When it comes to the Welsh vocabulary, the majority of it is inherited from its Brittonic ancestor. However, Welsh quite extensively borrowed from Latin and later on — from English. In terms of loanwords, Welsh is a rather conservative language.

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It’s not very common for European languages with less than 1 million speakers to be prevalent in other continents. However, there’s an active Welsh-speaking community in Patagonia, Argentina — a former Welsh settlement in Latin America.

Accents and Voice Over Tips

In Wales, Welsh is categorized into four regional dialects: Y Wyndodeg, Y Bowyseg, Y Ddyfedeg, and Y Wenhwyseg. The Welsh variety that is spoken in Argentina greatly differs from the European dialects and is called Patagonian Welsh. Due to the close proximity, Patagonian Welsh has been greatly influenced by Spanish.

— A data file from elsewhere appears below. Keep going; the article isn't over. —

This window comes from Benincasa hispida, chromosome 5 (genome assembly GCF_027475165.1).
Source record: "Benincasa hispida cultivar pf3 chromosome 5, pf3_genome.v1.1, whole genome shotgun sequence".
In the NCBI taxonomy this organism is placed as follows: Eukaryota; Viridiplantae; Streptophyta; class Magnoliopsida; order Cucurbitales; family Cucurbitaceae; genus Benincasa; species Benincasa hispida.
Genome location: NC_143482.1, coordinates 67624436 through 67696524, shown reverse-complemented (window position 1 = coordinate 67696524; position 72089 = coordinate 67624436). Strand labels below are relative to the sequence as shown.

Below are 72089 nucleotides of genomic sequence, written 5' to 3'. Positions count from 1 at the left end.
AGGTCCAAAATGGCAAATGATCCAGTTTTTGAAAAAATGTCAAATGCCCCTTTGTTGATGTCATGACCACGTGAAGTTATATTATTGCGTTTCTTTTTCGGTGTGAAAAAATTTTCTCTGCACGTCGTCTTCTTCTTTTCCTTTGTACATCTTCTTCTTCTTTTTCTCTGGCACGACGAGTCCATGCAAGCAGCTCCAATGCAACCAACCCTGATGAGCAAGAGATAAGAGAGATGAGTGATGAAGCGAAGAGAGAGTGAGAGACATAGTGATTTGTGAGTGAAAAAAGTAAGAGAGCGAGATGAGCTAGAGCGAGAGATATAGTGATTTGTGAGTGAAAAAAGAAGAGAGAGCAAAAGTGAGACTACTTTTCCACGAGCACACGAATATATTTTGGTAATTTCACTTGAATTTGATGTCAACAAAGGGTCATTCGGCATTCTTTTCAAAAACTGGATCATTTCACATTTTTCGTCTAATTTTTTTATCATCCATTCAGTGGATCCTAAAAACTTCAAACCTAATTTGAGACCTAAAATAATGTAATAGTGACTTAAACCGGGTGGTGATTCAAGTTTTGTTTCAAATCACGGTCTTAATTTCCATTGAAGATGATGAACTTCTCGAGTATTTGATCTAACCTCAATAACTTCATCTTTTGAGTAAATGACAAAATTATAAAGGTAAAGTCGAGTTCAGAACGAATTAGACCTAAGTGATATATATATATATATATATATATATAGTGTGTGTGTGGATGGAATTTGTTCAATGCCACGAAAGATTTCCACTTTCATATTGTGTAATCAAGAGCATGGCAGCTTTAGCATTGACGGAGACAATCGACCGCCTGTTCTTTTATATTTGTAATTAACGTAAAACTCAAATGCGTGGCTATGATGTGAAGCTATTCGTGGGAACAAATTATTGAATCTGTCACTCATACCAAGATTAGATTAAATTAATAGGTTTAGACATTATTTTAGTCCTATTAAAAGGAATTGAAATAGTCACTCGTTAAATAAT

Interestingly, Welsh has no standard dialect — the language used in education, broadcasting, and official matters is different from region to region. While all Welsh dialects have differences in pronunciation, grammar, and vocabulary, they are mutually intelligible.

Welsh is a rather difficult language to learn and to understand. It has many unique sounds that are absent in English and other European languages. For example, sounds ɬ, m̥, n̥, and ŋ̊ are uniquely Welsh and don’t have equivalents in other languages.

When recording a Welsh voice over, pay close attention to these sounds — they will sound very foreign to the non-native ear.